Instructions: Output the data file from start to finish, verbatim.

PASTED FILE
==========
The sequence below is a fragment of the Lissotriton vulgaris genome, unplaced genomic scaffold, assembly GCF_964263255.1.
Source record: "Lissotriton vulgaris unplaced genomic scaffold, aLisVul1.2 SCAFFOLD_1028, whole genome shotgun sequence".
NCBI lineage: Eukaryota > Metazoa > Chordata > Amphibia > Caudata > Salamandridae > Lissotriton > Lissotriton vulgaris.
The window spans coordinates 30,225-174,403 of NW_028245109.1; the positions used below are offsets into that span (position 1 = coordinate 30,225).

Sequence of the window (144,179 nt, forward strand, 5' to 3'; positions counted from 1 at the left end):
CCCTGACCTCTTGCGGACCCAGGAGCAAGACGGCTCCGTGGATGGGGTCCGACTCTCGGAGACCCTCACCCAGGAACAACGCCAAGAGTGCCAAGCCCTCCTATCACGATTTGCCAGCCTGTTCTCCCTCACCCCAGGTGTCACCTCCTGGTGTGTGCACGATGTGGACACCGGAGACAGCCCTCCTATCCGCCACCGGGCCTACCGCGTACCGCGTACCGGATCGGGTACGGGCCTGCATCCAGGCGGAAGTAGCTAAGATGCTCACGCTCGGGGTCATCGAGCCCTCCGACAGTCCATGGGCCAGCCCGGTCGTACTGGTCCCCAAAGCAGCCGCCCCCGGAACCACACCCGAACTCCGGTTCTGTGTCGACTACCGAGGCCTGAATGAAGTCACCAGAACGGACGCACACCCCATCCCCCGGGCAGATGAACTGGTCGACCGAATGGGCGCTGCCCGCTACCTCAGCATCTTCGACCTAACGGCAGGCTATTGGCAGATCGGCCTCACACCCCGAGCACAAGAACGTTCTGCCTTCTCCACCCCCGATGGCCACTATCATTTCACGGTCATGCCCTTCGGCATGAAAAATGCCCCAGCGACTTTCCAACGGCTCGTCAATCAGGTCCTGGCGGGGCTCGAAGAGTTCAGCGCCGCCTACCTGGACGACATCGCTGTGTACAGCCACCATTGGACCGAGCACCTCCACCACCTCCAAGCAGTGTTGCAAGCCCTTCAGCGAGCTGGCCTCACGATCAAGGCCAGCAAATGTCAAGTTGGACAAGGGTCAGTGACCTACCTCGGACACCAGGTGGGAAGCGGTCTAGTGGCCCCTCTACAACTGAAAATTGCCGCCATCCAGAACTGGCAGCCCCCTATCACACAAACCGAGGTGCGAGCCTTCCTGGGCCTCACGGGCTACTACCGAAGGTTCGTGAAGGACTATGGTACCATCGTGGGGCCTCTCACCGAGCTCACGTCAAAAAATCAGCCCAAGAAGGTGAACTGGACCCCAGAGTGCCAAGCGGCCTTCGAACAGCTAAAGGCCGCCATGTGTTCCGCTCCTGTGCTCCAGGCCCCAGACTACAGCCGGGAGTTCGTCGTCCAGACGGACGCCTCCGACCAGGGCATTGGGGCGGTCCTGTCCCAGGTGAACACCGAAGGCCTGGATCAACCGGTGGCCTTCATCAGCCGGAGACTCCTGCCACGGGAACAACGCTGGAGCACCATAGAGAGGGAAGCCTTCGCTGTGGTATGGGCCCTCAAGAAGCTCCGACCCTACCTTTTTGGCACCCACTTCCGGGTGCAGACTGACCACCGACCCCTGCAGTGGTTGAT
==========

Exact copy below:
The sequence below is a fragment of the Lissotriton vulgaris genome, unplaced genomic scaffold, assembly GCF_964263255.1.
Source record: "Lissotriton vulgaris unplaced genomic scaffold, aLisVul1.2 SCAFFOLD_1028, whole genome shotgun sequence".
NCBI lineage: Eukaryota > Metazoa > Chordata > Amphibia > Caudata > Salamandridae > Lissotriton > Lissotriton vulgaris.
The window spans coordinates 30,225-174,403 of NW_028245109.1; the positions used below are offsets into that span (position 1 = coordinate 30,225).

Sequence of the window (144,179 nt, forward strand, 5' to 3'; positions counted from 1 at the left end):
CCCTGACCTCTTGCGGACCCAGGAGCAAGACGGCTCCGTGGATGGGGTCCGACTCTCGGAGACCCTCACCCAGGAACAACGCCAAGAGTGCCAAGCCCTCCTATCACGATTTGCCAGCCTGTTCTCCCTCACCCCAGGTGTCACCTCCTGGTGTGTGCACGATGTGGACACCGGAGACAGCCCTCCTATCCGCCACCGGGCCTACCGCGTACCGCGTACCGGATCGGGTACGGGCCTGCATCCAGGCGGAAGTAGCTAAGATGCTCACGCTCGGGGTCATCGAGCCCTCCGACAGTCCATGGGCCAGCCCGGTCGTACTGGTCCCCAAAGCAGCCGCCCCCGGAACCACACCCGAACTCCGGTTCTGTGTCGACTACCGAGGCCTGAATGAAGTCACCAGAACGGACGCACACCCCATCCCCCGGGCAGATGAACTGGTCGACCGAATGGGCGCTGCCCGCTACCTCAGCATCTTCGACCTAACGGCAGGCTATTGGCAGATCGGCCTCACACCCCGAGCACAAGAACGTTCTGCCTTCTCCACCCCCGATGGCCACTATCATTTCACGGTCATGCCCTTCGGCATGAAAAATGCCCCAGCGACTTTCCAACGGCTCGTCAATCAGGTCCTGGCGGGGCTCGAAGAGTTCAGCGCCGCCTACCTGGACGACATCGCTGTGTACAGCCACCATTGGACCGAGCACCTCCACCACCTCCAAGCAGTGTTGCAAGCCCTTCAGCGAGCTGGCCTCACGATCAAGGCCAGCAAATGTCAAGTTGGACAAGGGTCAGTGACCTACCTCGGACACCAGGTGGGAAGCGGTCTAGTGGCCCCTCTACAACTGAAAATTGCCGCCATCCAGAACTGGCAGCCCCCTATCACACAAACCGAGGTGCGAGCCTTCCTGGGCCTCACGGGCTACTACCGAAGGTTCGTGAAGGACTATGGTACCATCGTGGGGCCTCTCACCGAGCTCACGTCAAAAAATCAGCCCAAGAAGGTGAACTGGACCCCAGAGTGCCAAGCGGCCTTCGAACAGCTAAAGGCCGCCATGTGTTCCGCTCCTGTGCTCCAGGCCCCAGACTACAGCCGGGAGTTCGTCGTCCAGACGGACGCCTCCGACCAGGGCATTGGGGCGGTCCTGTCCCAGGTGAACACCGAAGGCCTGGATCAACCGGTGGCCTTCATCAGCCGGAGACTCCTGCCACGGGAACAACGCTGGAGCACCATAGAGAGGGAAGCCTTCGCTGTGGTATGGGCCCTCAAGAAGCTCCGACCCTACCTTTTTGGCACCCACTTCCGGGTGCAGACTGACCACCGACCCCTGCAGTGGTTGAT